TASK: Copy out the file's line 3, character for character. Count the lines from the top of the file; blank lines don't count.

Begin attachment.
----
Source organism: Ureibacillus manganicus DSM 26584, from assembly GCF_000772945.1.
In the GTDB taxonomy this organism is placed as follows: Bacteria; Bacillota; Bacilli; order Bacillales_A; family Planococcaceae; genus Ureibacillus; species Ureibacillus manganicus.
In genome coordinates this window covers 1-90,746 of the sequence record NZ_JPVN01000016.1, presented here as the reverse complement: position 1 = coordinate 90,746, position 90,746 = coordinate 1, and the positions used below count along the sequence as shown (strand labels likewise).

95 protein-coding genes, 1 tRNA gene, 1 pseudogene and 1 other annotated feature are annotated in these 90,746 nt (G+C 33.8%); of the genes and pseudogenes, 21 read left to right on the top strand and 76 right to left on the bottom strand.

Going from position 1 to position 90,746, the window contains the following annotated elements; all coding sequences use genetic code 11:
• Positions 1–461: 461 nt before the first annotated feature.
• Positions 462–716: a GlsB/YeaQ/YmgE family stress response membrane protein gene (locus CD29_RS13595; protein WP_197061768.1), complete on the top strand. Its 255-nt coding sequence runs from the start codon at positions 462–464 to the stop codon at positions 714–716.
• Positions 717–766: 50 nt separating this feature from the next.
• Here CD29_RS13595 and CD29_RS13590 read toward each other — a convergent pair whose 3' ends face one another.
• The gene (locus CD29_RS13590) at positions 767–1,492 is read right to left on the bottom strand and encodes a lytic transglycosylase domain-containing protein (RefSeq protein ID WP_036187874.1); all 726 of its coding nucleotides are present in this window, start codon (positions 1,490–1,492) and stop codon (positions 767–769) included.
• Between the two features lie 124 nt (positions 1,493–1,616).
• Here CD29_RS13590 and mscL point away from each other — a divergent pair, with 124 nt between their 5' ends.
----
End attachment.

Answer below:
In genome coordinates this window covers 1-90,746 of the sequence record NZ_JPVN01000016.1, presented here as the reverse complement: position 1 = coordinate 90,746, position 90,746 = coordinate 1, and the positions used below count along the sequence as shown (strand labels likewise).